New form of alternative medicine comes to OU

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New form of alternative medicine comes to OU

Bright light lamp therapy provides a source of vitamin D, which is beneficial to our health.

Bright light lamp therapy provides a source of vitamin D, which is beneficial to our health.

Elyse Gregory

Bright light lamp therapy provides a source of vitamin D, which is beneficial to our health.

Elyse Gregory

Elyse Gregory

Bright light lamp therapy provides a source of vitamin D, which is beneficial to our health.

Laurel Kraus, Staff Reporter

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Spring break is over, and at this point in the semester, it’s not uncommon for students to be feeling down, stressed or tired.

“It kind of fits in a broad category of people just tend to do worse in the wintertime, and I think that that’s a significant amount of people,” said Maryann Swanson, director of Oakland University’s Graham Health Center. “We just are not as happy. You don’t even have to have an actual diagnosis.”

On Dec. 1, 2016, University Recreation and Well-Being began implementing bright light therapy to help combat these problems.

Bright light therapy is a relatively new form of alternative medicine and is essentially a lamp that releases light that mimics the sun’s rays and administers Vitamin D.

“We’ve been taught that the sun does negative things, but the sun does positive things, too,” Swanson said.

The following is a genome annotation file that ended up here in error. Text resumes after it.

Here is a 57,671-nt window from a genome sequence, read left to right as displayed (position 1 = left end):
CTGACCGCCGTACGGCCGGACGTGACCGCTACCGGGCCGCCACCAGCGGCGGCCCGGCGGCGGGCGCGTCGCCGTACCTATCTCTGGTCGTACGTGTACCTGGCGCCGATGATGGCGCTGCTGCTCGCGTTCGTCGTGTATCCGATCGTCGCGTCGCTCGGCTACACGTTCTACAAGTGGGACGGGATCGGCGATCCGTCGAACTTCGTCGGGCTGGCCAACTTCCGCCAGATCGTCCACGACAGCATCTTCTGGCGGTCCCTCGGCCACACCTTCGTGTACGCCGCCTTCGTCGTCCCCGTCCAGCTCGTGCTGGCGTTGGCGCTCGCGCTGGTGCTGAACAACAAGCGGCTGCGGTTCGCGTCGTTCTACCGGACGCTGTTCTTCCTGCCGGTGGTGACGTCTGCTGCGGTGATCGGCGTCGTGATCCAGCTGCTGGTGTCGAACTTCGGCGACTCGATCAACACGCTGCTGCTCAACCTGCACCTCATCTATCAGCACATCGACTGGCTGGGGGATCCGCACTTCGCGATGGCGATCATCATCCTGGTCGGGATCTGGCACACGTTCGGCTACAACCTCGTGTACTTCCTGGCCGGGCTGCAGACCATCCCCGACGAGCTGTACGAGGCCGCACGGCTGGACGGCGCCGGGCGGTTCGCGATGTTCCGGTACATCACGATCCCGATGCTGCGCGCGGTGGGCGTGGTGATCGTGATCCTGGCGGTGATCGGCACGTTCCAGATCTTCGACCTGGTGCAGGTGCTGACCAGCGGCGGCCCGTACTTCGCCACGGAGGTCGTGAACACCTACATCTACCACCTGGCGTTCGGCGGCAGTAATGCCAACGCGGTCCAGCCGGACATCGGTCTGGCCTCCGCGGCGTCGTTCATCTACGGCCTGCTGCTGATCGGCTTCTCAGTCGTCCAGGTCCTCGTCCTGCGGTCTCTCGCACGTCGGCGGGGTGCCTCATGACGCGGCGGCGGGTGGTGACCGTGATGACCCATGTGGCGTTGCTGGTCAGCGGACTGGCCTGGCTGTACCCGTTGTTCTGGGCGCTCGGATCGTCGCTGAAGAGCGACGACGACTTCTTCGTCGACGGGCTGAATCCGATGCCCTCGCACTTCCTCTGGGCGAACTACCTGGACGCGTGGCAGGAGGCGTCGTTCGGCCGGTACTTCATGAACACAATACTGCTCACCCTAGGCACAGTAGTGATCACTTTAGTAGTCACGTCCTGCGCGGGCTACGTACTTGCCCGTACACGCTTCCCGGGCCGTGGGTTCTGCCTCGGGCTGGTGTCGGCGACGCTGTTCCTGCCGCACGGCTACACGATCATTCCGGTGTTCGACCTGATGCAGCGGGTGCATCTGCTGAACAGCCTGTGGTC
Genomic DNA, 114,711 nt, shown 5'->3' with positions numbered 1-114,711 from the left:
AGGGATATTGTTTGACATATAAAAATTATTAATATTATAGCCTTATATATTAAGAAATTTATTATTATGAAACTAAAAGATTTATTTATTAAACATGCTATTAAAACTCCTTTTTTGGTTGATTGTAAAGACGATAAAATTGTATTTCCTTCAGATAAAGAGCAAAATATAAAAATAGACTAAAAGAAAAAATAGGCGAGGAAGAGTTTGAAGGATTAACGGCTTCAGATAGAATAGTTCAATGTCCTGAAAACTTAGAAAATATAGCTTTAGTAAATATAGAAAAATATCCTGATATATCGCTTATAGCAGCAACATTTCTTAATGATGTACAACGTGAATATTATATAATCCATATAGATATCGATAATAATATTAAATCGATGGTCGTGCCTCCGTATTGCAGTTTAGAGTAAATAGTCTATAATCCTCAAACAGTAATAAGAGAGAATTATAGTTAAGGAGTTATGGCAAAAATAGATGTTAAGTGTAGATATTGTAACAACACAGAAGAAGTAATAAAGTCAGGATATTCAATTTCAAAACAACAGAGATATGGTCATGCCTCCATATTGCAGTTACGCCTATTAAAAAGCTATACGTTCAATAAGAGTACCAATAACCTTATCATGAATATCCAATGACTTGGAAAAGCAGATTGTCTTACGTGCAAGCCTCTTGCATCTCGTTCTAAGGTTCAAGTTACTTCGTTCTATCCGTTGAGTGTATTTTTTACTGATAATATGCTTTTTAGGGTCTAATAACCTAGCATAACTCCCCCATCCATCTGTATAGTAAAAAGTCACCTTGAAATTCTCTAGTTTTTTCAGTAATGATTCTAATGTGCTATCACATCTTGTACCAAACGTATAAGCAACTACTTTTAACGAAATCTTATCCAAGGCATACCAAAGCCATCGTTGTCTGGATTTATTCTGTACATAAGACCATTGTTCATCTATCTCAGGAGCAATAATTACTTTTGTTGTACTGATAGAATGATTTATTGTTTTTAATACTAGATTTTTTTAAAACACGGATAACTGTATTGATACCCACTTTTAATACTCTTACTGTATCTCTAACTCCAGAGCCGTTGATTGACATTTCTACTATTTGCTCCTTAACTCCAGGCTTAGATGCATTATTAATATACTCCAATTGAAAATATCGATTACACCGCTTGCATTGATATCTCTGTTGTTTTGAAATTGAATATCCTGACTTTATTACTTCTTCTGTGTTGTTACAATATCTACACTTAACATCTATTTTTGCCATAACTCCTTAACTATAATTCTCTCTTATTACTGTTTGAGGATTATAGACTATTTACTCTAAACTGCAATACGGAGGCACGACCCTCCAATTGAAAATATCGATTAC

According to a Columbia University study, the body’s internal clock — which regulates body temperature, hormone secretion and sleep patterns, among other functions — is highly affected by light stimulation, or lack thereof.

For best results, a bright light therapy lamp should be placed approximately 20 to 30 inches away from the user’s face for sessions of 20 to 30 minutes.

“I do suggest, if you’re hoping to get some type of medicinal benefit or real benefit from it, talking to your doctor and looking at the research and deciding with your doctor what’s going to be best for you,” said Erica Wallace, health and wellness coordinator for the Recreation Center.

The risks of bright-light therapy are minimal, but include possible vision damage for those who have impaired vision.

Those interested in using the bright light, located in the Wellness Suite on the bottom floor of the Recreation Center, can sign up for a 15-minute session on the schedule posted on the suite’s door.

The light is not offered every day, but available times will be posted one week in advance.

OU students, staff and faculty can also call the Wellness Suite at (248) 370-4424 to schedule sessions.

The suite has also supplied crayons and activities to occupy the users’ time.

Additionally, when clients go into the Graham Health Center for intake or medical review, they will be offered the opportunity to try bright light therapy during the interview.

Pricing for these lamps ranges from $30 to $200.

According to Wallace, the Wellness Suite plans to continue offering bright light therapy through the end of March, unless there is demand or a need to continue.